For example, human growth hormone was once available only from the pituitary glands of cadavers. It was very rare, expensive,
and potentially contaminated with prions. In the 1980s, it even transmitted a rare neurological disease (Creutzfeld-Jakob
disease) to patients before anyone was sure what kind of agent caused the disease. Now recombinant bacteria produce human
growth hormone in large quantities that have made it safer and less expensive, and thus available to more patients around
When those bacteria were genetically modified, the process had only just begun. They had to be cultivated in large enough
numbers to produce therapeutic quantities of the protein. And that meant that it was essential to understand how they grew
In broad outline, cell metabolism is basically the same in all living things. Oxygen and nutrients are brought inside the
cell, where chemical reactions driven by proteins provide the cell with energy and raw materials. Waste products including
water, carbon dioxide, and ammonia are expelled. These chemical facts of life point to three major concerns in fermentation
and cell culture: nutrients, aeration, and the removal of waste products and heat. There are, however, some significant differences
in the details of how different sorts of cells carry out the process of metabolism.
Bacteria, for instance, are prokaryotes, some of the oldest life forms on Earth. They are simple creatures, basically tiny
capsules of watery cytoplasm in which float DNA and RNA, metabolic enzymes, food, and waste products. Prokaryote metabolism
is relatively simple: They need simple nutrients (like sugar) to burn for energy.
Yeasts and plant and animal cells are a more complex form of life called eukaryotes. In eukaryotes, a nucleus protects the
genetic material, which is stored on chromosomes. Ribosomes outside of the nucleus use RNA to translate that information for
making proteins. Many other inclusion bodies or organelles are found inside the eukaryotic cell: microtubules, vacuoles, mitochondria,
lysosomes, smooth and rough endoplasmic reticuli, ribosomes, and Golgi bodies.
In eukaryotic cells, mitochondria perform much of the metabolic work. They act just like little prokaryotes, employed by the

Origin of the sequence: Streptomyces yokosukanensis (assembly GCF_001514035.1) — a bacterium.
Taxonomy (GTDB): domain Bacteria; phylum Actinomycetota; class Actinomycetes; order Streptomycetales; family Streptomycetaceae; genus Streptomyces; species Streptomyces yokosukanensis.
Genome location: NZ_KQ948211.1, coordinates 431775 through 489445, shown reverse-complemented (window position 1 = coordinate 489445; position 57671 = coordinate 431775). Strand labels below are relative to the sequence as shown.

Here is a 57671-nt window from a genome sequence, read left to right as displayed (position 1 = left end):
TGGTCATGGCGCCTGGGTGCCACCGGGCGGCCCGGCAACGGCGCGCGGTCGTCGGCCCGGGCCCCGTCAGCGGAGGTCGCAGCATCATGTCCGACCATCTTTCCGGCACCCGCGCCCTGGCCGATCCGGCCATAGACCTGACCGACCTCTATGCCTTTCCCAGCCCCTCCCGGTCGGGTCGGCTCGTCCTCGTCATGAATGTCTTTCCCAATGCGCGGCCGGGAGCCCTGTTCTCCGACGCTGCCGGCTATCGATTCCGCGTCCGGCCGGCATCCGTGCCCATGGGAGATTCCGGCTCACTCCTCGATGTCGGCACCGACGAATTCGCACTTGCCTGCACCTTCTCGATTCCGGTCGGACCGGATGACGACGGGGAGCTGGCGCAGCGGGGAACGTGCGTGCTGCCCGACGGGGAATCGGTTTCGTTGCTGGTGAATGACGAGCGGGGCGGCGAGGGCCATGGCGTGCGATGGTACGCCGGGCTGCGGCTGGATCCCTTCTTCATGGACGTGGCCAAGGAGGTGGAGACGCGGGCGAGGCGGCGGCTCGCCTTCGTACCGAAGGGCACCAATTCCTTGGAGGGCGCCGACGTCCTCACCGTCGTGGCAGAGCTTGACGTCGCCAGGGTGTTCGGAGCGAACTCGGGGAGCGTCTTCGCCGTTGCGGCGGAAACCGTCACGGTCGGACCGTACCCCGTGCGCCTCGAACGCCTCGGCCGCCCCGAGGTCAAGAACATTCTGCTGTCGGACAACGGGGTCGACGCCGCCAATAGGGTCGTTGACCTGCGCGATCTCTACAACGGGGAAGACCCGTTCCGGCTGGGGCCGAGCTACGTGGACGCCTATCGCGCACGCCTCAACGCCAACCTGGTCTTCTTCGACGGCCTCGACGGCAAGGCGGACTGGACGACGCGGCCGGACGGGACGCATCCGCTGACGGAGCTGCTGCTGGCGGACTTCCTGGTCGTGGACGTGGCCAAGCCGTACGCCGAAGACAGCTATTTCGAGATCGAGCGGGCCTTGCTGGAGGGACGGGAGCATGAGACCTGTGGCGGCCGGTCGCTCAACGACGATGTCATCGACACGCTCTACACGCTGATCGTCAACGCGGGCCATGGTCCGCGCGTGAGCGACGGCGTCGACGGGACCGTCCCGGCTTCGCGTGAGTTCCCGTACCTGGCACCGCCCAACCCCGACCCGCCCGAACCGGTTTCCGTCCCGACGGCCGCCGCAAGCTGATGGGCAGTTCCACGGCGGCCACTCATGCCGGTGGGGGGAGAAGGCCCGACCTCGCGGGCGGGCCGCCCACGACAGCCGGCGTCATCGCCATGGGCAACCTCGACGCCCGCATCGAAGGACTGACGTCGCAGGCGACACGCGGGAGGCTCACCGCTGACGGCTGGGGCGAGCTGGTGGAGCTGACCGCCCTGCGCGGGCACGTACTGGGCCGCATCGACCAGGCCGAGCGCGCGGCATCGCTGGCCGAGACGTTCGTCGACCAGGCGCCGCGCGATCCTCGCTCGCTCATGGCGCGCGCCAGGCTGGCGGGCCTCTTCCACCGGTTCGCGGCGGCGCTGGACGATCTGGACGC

big cell to do what they're best at: getting energy out of food.
Large nutrient molecules (such as proteins, polysaccharides, and fats) are broken down into smaller, usable pieces (amino
acids, sugars, fatty acid, and glycerol). Those are broken down even further to make, among other things, two very important
molecules: adenosine triphosphate (ATP) and nicotinamide adenine dinucleotide (NAD). Remaining nutrients are taken up by the
mitochondria, which oxidize them to make more ATP and NAD.
ATP stores energy for all living things, and NAD is important in its production. ATP provides the power needed for most cell
processes: molecular synthesis; transport of materials across the membrane; and cell replication, movement, and maintenance.
Cells for Bioproduction
Today's biotech and biopharmaceutical companies use a variety of bacterial, yeast, animal, and plant cells for production.
The choice of which cell to use depends on a number of factors, some technical and some economic.
Bacteria and yeast, for instance, are relatively simple to grow. Each cell of a bacterium or yeast is an independent organism
capable of its own metabolism. Yeasts and bacteria have fairly simple nutritional needs and grow well suspended in a liquid
medium, even in big fermentors with a capacity of 1,000, 10,000, or more liters. The cell walls of bacteria and yeasts resist
damage, even when the cells are packed closely together and stirred around by mechanical mixers.